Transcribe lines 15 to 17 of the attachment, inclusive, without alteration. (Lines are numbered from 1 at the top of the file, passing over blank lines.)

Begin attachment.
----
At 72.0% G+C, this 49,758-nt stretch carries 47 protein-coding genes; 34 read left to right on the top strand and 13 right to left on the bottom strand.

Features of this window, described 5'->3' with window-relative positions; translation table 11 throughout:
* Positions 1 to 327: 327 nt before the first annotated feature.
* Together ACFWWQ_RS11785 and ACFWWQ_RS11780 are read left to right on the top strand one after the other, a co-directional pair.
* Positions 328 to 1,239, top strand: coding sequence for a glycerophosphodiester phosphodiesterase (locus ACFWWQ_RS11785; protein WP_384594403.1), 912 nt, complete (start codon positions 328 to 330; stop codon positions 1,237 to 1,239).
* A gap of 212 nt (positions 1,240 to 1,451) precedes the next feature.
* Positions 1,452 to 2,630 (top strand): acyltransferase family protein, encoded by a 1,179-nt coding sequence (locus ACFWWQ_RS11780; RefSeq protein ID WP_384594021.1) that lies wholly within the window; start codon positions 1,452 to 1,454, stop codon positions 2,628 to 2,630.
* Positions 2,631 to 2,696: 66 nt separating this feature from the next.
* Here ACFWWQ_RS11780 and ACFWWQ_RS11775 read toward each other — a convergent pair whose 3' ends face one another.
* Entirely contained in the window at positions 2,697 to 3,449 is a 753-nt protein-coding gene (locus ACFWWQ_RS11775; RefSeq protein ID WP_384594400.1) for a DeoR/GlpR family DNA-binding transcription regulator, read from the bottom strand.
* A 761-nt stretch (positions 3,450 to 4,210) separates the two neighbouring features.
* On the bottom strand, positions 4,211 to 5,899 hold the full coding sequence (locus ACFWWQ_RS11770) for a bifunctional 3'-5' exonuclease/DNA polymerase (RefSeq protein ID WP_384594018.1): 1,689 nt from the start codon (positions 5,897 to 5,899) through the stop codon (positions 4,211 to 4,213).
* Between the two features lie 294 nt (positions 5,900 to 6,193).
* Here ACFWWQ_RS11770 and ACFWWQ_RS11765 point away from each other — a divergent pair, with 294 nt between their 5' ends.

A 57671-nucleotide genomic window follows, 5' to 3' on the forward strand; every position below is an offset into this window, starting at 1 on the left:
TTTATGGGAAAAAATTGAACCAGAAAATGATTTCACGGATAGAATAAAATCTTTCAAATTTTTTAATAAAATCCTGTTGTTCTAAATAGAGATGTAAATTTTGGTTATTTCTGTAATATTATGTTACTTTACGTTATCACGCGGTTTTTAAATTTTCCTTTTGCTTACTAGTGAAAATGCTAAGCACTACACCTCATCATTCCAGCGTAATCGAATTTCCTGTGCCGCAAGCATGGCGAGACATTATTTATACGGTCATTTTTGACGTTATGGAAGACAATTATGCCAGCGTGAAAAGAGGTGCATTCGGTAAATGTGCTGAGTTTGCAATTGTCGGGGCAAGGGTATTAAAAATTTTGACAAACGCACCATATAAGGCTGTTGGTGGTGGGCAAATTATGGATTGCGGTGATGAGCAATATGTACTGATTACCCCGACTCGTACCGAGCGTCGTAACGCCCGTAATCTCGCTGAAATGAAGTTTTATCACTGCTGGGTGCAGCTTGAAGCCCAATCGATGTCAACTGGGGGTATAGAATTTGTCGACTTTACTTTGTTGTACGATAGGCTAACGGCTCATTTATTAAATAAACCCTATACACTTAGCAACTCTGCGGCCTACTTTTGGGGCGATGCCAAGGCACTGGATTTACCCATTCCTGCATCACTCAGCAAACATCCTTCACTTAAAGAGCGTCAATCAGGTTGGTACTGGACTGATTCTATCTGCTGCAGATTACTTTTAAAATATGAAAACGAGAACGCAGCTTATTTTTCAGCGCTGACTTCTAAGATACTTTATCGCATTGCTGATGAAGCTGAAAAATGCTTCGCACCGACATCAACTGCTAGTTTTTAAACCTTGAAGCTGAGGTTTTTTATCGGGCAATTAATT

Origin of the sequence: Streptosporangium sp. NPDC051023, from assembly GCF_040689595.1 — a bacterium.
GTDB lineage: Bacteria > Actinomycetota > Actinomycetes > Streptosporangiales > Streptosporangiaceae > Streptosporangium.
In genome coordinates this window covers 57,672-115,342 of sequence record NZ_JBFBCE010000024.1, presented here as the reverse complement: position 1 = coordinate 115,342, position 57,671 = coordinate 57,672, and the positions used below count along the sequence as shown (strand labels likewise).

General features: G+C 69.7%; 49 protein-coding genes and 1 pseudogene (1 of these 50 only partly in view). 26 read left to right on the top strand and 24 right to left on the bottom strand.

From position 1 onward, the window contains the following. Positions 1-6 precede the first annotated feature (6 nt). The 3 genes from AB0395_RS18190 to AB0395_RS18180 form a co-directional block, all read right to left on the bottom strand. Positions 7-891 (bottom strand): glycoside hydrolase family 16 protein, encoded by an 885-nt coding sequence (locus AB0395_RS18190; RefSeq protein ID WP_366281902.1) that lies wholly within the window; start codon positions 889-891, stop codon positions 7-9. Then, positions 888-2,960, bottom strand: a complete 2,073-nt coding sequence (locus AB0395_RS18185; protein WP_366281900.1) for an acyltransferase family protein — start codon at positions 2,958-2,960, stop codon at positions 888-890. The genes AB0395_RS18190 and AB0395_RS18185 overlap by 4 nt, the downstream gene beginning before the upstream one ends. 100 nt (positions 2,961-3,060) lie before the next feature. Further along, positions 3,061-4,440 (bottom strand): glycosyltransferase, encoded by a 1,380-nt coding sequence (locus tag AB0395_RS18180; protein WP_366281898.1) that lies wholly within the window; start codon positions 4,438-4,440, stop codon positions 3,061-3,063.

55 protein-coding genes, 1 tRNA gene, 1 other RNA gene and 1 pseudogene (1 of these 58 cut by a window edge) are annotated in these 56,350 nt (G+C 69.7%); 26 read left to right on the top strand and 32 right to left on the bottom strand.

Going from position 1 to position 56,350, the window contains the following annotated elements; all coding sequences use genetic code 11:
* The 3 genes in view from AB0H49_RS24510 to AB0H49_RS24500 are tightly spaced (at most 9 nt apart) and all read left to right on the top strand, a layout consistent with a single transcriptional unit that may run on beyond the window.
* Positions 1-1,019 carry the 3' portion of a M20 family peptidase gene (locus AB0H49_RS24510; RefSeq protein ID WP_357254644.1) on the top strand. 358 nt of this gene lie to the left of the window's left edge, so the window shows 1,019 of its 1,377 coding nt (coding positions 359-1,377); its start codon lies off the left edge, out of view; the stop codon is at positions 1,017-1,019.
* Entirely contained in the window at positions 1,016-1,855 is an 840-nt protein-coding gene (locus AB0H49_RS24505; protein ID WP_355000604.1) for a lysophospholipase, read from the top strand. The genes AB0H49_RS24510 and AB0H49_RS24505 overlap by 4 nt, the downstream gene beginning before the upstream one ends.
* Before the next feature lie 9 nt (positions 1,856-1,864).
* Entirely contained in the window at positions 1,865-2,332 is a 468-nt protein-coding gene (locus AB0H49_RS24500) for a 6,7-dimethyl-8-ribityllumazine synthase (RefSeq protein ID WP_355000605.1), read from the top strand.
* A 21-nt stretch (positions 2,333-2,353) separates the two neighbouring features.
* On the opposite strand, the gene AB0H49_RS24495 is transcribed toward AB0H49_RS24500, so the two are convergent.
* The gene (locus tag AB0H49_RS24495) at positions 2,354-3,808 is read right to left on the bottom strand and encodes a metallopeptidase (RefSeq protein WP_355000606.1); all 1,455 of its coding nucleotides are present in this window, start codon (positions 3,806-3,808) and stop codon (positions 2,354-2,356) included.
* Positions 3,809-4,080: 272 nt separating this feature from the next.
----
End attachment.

A 57671-nucleotide genomic window follows, 5' to 3' on the forward strand; every position below is an offset into this window, starting at 1 on the left:
TTTATGGGAAAAAATTGAACCAGAAAATGATTTCACGGATAGAATAAAATCTTTCAAATTTTTTAATAAAATCCTGTTGTTCTAAATAGAGATGTAAATTTTGGTTATTTCTGTAATATTATGTTACTTTACGTTATCACGCGGTTTTTAAATTTTCCTTTTGCTTACTAGTGAAAATGCTAAGCACTACACCTCATCATTCCAGCGTAATCGAATTTCCTGTGCCGCAAGCATGGCGAGACATTATTTATACGGTCATTTTTGACGTTATGGAAGACAATTATGCCAGCGTGAAAAGAGGTGCATTCGGTAAATGTGCTGAGTTTGCAATTGTCGGGGCAAGGGTATTAAAAATTTTGACAAACGCACCATATAAGGCTGTTGGTGGTGGGCAAATTATGGATTGCGGTGATGAGCAATATGTACTGATTACCCCGACTCGTACCGAGCGTCGTAACGCCCGTAATCTCGCTGAAATGAAGTTTTATCACTGCTGGGTGCAGCTTGAAGCCCAATCGATGTCAACTGGGGGTATAGAATTTGTCGACTTTACTTTGTTGTACGATAGGCTAACGGCTCATTTATTAAATAAACCCTATACACTTAGCAACTCTGCGGCCTACTTTTGGGGCGATGCCAAGGCACTGGATTTACCCATTCCTGCATCACTCAGCAAACATCCTTCACTTAAAGAGCGTCAATCAGGTTGGTACTGGACTGATTCTATCTGCTGCAGATTACTTTTAAAATATGAAAACGAGAACGCAGCTTATTTTTCAGCGCTGACTTCTAAGATACTTTATCGCATTGCTGATGAAGCTGAAAAATGCTTCGCACCGACATCAACTGCTAGTTTTTAAACCTTGAAGCTGAGGTTTTTTATCGGGCAATTAATT

Origin of the sequence: Streptosporangium sp. NPDC051023, from assembly GCF_040689595.1 — a bacterium.